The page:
UBC Theses and Dissertations
Novel transport layer characterization and synthesis for proton exchange membrane fuel cells Todd, Devin Garret Zech
Fuel cells are a promising energy conversion technology compatible with developing renewably sourced primary energy distribution. Proton exchange membrane (PEM) fuel cells are particularly suitable for automotive and portable applications. The present thesis advances novel PEM fuel cell porous transport layer (PTL) characterization and materials research. These layers link macro and nano scales by mediating energy and mass transport between reactant distribution channels and catalyst layers. Contemporary commercial PTLs are limited in selection. Moreover, typical characterization methods ignore essential material anisotropy. Herein, a novel transport layer synthesis concept is introduced. By adapting electrospinning technology, structures with engineered morphology are created. PTLs are produced with fibre diameters from 0.2 to 1.6 µm, and are characterized experimentally ex-situ and in-situ. Electrospun PTLs are shown to deliver 85% of equivalent commercial PTL current densities. Furthermore, the state-of-the-art for electronic resistance measurement of PTLs is improved, with rigorous attention given to the anisotropy of the fibre-based media. Novel method and apparatus provide this information as a function of mechanical strain. PTL in-plane resistivities are a unique contribution, where for commercial materials 4.5x10-⁴ to 1.5x10-⁴ Ω∙m are observed for strains from 0.0 to -0.5 m∙m-¹. Finally, electrospun PTLs are developed to investigate the effect of within-plane anisotropy upon fuel cell performance. Electrospun layers are produced with progressively greater fibre alignment to effect anisotropy. This anisotropy is visualized via microscopy, and quantified using the aforementioned electronic resistivity methods. In-situ results with electrospun PTLs, of anisotropy ratios from 1 to 6, suggest greater performance with average fibre alignment perpendicular to gas distribution channels. The present thesis’ contributions strengthen development of a PTL structure-property-performance relationship. With integration into a cell-level relationship, this can empower rational PEM fuel cell design.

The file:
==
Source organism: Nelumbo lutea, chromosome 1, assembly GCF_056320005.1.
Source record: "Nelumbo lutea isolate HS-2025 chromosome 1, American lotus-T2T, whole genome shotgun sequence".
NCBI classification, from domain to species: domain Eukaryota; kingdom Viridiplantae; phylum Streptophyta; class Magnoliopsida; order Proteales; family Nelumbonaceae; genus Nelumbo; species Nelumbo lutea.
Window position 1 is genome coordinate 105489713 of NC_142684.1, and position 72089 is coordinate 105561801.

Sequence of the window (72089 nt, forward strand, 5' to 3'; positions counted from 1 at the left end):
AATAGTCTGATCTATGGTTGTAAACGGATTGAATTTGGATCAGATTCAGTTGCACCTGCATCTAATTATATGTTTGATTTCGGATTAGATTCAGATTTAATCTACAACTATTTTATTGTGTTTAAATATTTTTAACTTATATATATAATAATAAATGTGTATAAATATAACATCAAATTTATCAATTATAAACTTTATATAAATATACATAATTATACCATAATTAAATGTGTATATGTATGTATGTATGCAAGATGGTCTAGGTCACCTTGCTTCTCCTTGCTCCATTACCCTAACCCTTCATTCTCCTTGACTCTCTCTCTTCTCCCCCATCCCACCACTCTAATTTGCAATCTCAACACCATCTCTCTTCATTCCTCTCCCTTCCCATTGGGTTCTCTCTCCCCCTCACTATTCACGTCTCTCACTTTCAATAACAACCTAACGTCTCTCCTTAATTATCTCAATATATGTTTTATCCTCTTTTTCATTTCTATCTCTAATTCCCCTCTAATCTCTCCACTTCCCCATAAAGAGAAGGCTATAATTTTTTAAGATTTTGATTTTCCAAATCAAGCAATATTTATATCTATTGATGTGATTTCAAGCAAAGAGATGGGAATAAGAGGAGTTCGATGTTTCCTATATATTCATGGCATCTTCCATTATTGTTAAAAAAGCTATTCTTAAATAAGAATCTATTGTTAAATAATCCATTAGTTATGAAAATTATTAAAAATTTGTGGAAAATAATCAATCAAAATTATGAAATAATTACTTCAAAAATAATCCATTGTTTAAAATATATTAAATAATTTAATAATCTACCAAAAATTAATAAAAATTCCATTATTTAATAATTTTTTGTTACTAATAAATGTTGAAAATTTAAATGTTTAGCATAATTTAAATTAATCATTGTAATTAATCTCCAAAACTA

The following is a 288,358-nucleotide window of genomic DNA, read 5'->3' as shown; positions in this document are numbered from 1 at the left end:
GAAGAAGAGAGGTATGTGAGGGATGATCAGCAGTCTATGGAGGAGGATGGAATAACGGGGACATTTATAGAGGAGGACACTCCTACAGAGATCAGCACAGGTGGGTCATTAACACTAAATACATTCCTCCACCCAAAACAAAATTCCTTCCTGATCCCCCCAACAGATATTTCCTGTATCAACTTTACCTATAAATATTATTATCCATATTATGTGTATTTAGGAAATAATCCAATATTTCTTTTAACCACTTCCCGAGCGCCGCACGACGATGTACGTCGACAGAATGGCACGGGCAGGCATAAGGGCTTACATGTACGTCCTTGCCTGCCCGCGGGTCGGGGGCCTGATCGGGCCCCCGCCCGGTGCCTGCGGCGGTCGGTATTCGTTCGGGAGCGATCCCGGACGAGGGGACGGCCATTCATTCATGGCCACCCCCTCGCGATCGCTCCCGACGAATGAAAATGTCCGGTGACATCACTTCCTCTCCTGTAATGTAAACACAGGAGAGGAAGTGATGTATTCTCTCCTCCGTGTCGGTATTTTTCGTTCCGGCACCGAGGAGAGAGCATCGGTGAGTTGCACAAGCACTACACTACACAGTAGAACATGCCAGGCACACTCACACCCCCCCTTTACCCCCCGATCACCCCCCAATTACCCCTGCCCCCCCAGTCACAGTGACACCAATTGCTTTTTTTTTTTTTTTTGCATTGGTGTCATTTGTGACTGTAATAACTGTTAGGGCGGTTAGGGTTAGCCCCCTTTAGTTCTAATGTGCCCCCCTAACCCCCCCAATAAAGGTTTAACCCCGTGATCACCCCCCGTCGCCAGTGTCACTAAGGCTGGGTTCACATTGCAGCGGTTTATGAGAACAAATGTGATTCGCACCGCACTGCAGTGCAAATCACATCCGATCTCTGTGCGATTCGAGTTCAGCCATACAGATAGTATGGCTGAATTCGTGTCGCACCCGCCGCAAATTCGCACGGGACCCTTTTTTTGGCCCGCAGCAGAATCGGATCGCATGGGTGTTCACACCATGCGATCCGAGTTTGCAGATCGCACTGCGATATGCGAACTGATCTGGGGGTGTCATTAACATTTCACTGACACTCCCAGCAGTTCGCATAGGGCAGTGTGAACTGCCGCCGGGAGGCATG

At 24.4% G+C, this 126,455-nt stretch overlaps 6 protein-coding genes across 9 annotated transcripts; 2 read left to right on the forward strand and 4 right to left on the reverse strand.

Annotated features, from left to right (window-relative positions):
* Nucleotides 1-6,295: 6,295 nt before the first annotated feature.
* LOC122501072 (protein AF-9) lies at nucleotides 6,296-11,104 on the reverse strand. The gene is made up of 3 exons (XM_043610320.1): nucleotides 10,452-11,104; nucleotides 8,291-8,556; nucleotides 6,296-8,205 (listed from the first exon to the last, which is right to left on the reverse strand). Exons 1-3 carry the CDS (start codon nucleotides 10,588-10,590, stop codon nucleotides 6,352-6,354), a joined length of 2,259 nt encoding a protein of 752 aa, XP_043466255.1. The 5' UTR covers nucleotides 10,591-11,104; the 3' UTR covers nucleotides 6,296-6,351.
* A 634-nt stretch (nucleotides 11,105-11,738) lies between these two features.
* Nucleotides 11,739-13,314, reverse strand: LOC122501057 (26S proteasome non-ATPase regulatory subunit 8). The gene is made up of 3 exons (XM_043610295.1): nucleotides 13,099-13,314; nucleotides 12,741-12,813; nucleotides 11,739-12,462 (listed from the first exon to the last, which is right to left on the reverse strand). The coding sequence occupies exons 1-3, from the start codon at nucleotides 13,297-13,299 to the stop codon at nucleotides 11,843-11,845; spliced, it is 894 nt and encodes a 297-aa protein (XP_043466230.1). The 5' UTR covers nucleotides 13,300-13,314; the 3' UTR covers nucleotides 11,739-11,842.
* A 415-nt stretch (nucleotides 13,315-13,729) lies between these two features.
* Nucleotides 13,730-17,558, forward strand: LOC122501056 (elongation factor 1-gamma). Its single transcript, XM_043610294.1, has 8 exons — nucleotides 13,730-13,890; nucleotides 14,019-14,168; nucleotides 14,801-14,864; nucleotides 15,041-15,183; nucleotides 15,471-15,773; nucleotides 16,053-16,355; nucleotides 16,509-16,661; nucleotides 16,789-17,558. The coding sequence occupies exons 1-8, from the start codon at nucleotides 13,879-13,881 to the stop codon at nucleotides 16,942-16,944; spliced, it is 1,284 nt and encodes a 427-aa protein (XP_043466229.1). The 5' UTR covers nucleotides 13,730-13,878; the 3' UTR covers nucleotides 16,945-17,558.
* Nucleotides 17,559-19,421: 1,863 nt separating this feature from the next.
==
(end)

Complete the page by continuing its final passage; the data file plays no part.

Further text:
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Attribution-NonCommercial-NoDerivs 2.5 Canada